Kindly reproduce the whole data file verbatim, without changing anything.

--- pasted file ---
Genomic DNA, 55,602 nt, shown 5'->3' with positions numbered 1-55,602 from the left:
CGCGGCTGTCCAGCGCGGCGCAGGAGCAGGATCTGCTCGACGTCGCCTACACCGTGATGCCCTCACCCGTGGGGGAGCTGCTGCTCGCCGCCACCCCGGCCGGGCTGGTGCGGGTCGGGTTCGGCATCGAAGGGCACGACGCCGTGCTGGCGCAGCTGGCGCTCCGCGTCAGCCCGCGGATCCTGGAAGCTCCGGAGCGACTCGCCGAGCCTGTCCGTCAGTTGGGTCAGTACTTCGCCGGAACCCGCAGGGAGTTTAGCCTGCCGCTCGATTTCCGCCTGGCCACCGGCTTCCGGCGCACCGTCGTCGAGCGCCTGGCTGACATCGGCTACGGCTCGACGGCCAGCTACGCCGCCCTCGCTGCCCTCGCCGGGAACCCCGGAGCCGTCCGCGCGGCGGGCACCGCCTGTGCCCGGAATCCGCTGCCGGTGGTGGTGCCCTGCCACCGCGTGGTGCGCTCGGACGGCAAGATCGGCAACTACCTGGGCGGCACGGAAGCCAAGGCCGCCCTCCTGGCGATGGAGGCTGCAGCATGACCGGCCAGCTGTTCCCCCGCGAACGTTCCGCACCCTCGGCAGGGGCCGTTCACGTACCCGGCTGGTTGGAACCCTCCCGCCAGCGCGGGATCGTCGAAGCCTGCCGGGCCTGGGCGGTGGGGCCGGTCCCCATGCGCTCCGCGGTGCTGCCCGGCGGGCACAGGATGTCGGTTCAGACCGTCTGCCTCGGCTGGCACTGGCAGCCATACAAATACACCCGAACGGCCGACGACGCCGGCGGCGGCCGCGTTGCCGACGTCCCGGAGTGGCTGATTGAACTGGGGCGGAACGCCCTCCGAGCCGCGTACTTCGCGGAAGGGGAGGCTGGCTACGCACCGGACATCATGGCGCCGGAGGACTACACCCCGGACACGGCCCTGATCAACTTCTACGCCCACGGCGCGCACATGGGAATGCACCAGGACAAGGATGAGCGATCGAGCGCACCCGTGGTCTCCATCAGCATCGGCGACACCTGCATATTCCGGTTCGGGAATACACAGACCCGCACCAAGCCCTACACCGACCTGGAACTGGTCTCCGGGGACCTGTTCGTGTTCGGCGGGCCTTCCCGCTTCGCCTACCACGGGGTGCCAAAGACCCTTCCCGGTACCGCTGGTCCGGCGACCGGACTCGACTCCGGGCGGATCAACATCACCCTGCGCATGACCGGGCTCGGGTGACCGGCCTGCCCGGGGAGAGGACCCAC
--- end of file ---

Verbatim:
Genomic DNA, 55,602 nt, shown 5'->3' with positions numbered 1-55,602 from the left:
CGCGGCTGTCCAGCGCGGCGCAGGAGCAGGATCTGCTCGACGTCGCCTACACCGTGATGCCCTCACCCGTGGGGGAGCTGCTGCTCGCCGCCACCCCGGCCGGGCTGGTGCGGGTCGGGTTCGGCATCGAAGGGCACGACGCCGTGCTGGCGCAGCTGGCGCTCCGCGTCAGCCCGCGGATCCTGGAAGCTCCGGAGCGACTCGCCGAGCCTGTCCGTCAGTTGGGTCAGTACTTCGCCGGAACCCGCAGGGAGTTTAGCCTGCCGCTCGATTTCCGCCTGGCCACCGGCTTCCGGCGCACCGTCGTCGAGCGCCTGGCTGACATCGGCTACGGCTCGACGGCCAGCTACGCCGCCCTCGCTGCCCTCGCCGGGAACCCCGGAGCCGTCCGCGCGGCGGGCACCGCCTGTGCCCGGAATCCGCTGCCGGTGGTGGTGCCCTGCCACCGCGTGGTGCGCTCGGACGGCAAGATCGGCAACTACCTGGGCGGCACGGAAGCCAAGGCCGCCCTCCTGGCGATGGAGGCTGCAGCATGACCGGCCAGCTGTTCCCCCGCGAACGTTCCGCACCCTCGGCAGGGGCCGTTCACGTACCCGGCTGGTTGGAACCCTCCCGCCAGCGCGGGATCGTCGAAGCCTGCCGGGCCTGGGCGGTGGGGCCGGTCCCCATGCGCTCCGCGGTGCTGCCCGGCGGGCACAGGATGTCGGTTCAGACCGTCTGCCTCGGCTGGCACTGGCAGCCATACAAATACACCCGAACGGCCGACGACGCCGGCGGCGGCCGCGTTGCCGACGTCCCGGAGTGGCTGATTGAACTGGGGCGGAACGCCCTCCGAGCCGCGTACTTCGCGGAAGGGGAGGCTGGCTACGCACCGGACATCATGGCGCCGGAGGACTACACCCCGGACACGGCCCTGATCAACTTCTACGCCCACGGCGCGCACATGGGAATGCACCAGGACAAGGATGAGCGATCGAGCGCACCCGTGGTCTCCATCAGCATCGGCGACACCTGCATATTCCGGTTCGGGAATACACAGACCCGCACCAAGCCCTACACCGACCTGGAACTGGTCTCCGGGGACCTGTTCGTGTTCGGCGGGCCTTCCCGCTTCGCCTACCACGGGGTGCCAAAGACCCTTCCCGGTACCGCTGGTCCGGCGACCGGACTCGACTCCGGGCGGATCAACATCACCCTGCGCATGACCGGGCTCGGGTGACCGGCCTGCCCGGGGAGAGGACCCAC